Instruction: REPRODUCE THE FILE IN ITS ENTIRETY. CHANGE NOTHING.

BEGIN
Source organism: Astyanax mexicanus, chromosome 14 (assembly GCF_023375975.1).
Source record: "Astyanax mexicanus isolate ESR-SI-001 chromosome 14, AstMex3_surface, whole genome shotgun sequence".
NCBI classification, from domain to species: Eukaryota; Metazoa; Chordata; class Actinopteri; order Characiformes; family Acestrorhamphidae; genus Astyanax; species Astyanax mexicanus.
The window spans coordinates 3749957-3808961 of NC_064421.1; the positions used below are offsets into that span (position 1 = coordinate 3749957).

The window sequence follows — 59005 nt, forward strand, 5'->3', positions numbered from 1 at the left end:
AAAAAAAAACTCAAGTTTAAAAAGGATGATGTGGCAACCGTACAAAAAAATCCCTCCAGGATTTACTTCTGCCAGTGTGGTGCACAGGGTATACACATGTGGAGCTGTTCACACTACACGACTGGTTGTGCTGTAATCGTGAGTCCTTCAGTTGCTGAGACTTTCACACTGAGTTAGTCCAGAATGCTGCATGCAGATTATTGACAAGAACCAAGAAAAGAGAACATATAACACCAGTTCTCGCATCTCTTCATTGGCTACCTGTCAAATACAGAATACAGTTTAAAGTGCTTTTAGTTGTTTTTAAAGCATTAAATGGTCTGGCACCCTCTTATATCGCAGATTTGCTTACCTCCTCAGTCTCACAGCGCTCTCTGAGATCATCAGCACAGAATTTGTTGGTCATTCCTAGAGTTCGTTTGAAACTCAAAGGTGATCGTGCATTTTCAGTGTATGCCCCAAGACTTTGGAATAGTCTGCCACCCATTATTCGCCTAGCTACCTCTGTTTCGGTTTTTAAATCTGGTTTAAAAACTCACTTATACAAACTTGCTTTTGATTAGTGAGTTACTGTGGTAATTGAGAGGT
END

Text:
Source organism: Astyanax mexicanus, chromosome 14 (assembly GCF_023375975.1).
Source record: "Astyanax mexicanus isolate ESR-SI-001 chromosome 14, AstMex3_surface, whole genome shotgun sequence".
NCBI classification, from domain to species: Eukaryota; Metazoa; Chordata; class Actinopteri; order Characiformes; family Acestrorhamphidae; genus Astyanax; species Astyanax mexicanus.
The window spans coordinates 3749957-3808961 of NC_064421.1; the positions used below are offsets into that span (position 1 = coordinate 3749957).

The window sequence follows — 59005 nt, forward strand, 5'->3', positions numbered from 1 at the left end:
AAAAAAAAACTCAAGTTTAAAAAGGATGATGTGGCAACCGTACAAAAAAATCCCTCCAGGATTTACTTCTGCCAGTGTGGTGCACAGGGTATACACATGTGGAGCTGTTCACACTACACGACTGGTTGTGCTGTAATCGTGAGTCCTTCAGTTGCTGAGACTTTCACACTGAGTTAGTCCAGAATGCTGCATGCAGATTATTGACAAGAACCAAGAAAAGAGAACATATAACACCAGTTCTCGCATCTCTTCATTGGCTACCTGTCAAATACAGAATACAGTTTAAAGTGCTTTTAGTTGTTTTTAAAGCATTAAATGGTCTGGCACCCTCTTATATCGCAGATTTGCTTACCTCCTCAGTCTCACAGCGCTCTCTGAGATCATCAGCACAGAATTTGTTGGTCATTCCTAGAGTTCGTTTGAAACTCAAAGGTGATCGTGCATTTTCAGTGTATGCCCCAAGACTTTGGAATAGTCTGCCACCCATTATTCGCCTAGCTACCTCTGTTTCGGTTTTTAAATCTGGTTTAAAAACTCACTTATACAAACTTGCTTTTGATTAGTGAGTTACTGTGGTAATTGAGAGGT